verb (bullies, bullying, bullied) [ with obj. ] use superior strength or influence to intimidate (someone), typically to force him or her to do what one wants: a local man was bullied into helping them.
Bullying is the useof force, threat, or coercion to abuse, intimidate, or aggressively dominate others. The behavior is often repeated and habitual. One essential prerequisite is the perception, by the bully or by others, of an imbalance of social or physical power, which distinguishes bullying from conflict.
persecute, oppress, tyrannize, browbeat, harass, torment, intimidate, strong-arm, dominate; informal push around, bullyrag.
In 2014, the Centers for Disease Control and Department of Education released the first federal uniform definition of bullying for research and surveillance.1 The core elements of the definition include: unwanted aggressive behavior; observed or perceived power imbalance; and repetition of behaviors or high likelihood of repetition. There are many different modes and types of bullying.
The current definition acknowledges two modes and four types by which youth can be bullied or can bully others. The two modes of bullying include direct (e.g., bullying that occurs in the presence of a targeted youth) and indirect (e.g., bullying not directly communicated to a targeted youth such as spreading rumors). In addition to these two modes, the four types of bullying include broad categories of physical, verbal, relational (e.g., efforts to harm the reputation or relationships of the targeted youth), and damage to property.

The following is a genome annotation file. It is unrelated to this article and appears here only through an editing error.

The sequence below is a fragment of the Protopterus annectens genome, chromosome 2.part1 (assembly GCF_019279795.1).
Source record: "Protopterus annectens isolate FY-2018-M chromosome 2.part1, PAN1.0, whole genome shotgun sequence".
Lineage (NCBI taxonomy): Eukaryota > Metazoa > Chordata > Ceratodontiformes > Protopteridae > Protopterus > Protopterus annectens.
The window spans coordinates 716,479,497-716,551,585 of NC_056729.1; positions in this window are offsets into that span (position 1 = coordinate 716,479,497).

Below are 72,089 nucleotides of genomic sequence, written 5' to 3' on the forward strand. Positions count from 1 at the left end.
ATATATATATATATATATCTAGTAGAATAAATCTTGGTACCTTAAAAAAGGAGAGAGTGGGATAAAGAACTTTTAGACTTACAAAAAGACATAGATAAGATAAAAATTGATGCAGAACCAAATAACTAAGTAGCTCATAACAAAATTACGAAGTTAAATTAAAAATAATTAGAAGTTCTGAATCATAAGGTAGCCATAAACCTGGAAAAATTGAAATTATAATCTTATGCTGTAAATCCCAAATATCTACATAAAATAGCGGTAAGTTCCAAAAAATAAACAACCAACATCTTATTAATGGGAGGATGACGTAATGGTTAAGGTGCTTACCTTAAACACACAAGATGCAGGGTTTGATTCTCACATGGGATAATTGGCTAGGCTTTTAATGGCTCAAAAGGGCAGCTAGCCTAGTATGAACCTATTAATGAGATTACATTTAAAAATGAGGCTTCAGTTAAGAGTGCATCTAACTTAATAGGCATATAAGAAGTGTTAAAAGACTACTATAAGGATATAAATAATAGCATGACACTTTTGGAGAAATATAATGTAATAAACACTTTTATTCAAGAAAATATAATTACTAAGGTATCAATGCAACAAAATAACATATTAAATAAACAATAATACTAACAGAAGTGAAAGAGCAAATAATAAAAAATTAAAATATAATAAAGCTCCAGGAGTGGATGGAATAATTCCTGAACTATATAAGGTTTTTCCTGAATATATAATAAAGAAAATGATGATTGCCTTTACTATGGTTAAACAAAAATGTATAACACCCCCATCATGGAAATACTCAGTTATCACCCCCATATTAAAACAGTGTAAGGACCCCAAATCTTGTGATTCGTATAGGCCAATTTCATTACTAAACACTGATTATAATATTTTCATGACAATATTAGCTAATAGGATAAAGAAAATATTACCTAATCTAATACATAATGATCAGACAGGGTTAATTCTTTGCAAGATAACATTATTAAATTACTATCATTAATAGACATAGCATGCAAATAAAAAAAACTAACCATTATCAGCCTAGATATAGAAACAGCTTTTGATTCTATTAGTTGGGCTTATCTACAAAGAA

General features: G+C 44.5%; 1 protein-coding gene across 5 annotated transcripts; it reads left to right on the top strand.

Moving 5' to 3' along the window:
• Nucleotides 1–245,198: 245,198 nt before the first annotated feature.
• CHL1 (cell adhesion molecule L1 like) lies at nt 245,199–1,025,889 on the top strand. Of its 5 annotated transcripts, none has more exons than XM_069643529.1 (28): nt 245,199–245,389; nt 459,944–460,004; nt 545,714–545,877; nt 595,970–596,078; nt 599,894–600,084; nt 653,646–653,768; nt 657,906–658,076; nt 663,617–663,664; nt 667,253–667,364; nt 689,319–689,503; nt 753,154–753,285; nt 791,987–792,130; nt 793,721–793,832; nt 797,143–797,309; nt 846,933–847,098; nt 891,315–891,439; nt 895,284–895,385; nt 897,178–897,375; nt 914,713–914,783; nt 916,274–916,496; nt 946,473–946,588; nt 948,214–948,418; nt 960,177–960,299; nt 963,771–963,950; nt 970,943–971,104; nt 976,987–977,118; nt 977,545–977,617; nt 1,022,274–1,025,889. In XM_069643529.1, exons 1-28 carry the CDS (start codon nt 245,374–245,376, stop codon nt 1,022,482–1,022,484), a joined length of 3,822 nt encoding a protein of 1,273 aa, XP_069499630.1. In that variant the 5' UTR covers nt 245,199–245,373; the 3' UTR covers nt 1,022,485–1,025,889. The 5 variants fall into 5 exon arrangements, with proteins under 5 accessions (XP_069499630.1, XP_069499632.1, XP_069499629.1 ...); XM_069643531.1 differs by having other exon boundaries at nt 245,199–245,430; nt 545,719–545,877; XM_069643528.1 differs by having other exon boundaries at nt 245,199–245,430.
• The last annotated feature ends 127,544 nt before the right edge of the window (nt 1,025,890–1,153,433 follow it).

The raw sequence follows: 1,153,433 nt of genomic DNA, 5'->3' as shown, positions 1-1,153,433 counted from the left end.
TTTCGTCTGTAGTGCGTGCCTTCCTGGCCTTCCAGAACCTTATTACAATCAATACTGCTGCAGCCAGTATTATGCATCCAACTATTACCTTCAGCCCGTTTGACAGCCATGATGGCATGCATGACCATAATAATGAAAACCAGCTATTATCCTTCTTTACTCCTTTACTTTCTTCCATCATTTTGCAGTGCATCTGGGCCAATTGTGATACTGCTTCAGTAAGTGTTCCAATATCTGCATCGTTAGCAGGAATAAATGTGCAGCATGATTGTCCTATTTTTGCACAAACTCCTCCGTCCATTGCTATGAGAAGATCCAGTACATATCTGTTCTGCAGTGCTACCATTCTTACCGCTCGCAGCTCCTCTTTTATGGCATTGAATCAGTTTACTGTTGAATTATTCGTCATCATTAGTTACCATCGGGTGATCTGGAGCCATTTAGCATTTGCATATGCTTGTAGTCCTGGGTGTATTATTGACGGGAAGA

Bullying can happen in any number of places, contexts, or locations. Sometimes that place is online or through a cellphone. Bullying that occurs using technology (including but not limited to phones, email, chat rooms, instant messaging, and online posts) is considered electronic bullying and is viewed as a context or location.
Electronic bullying or cyberbullying involves primarily verbal aggression (e.g., threatening or harassing electronic communications) and relational aggression (e.g., spreading rumors electronically). Electronic bullying or cyberbullying can also involve property damage resulting from electronic attacks that lead to the modification, dissemination, damage, or destruction of a youth’s privately stored electronic information.
Some bullying actions can fall into criminal categories, such as harassment, hazing, or assault.
Journalists and other content creators can use this definition to determine whether an incident they are covering is actually bullying. Media pieces often mistakenly use the word “bullying” to describe events such as one-time physical fights, online arguments, or incidents between adults. See more on related topics.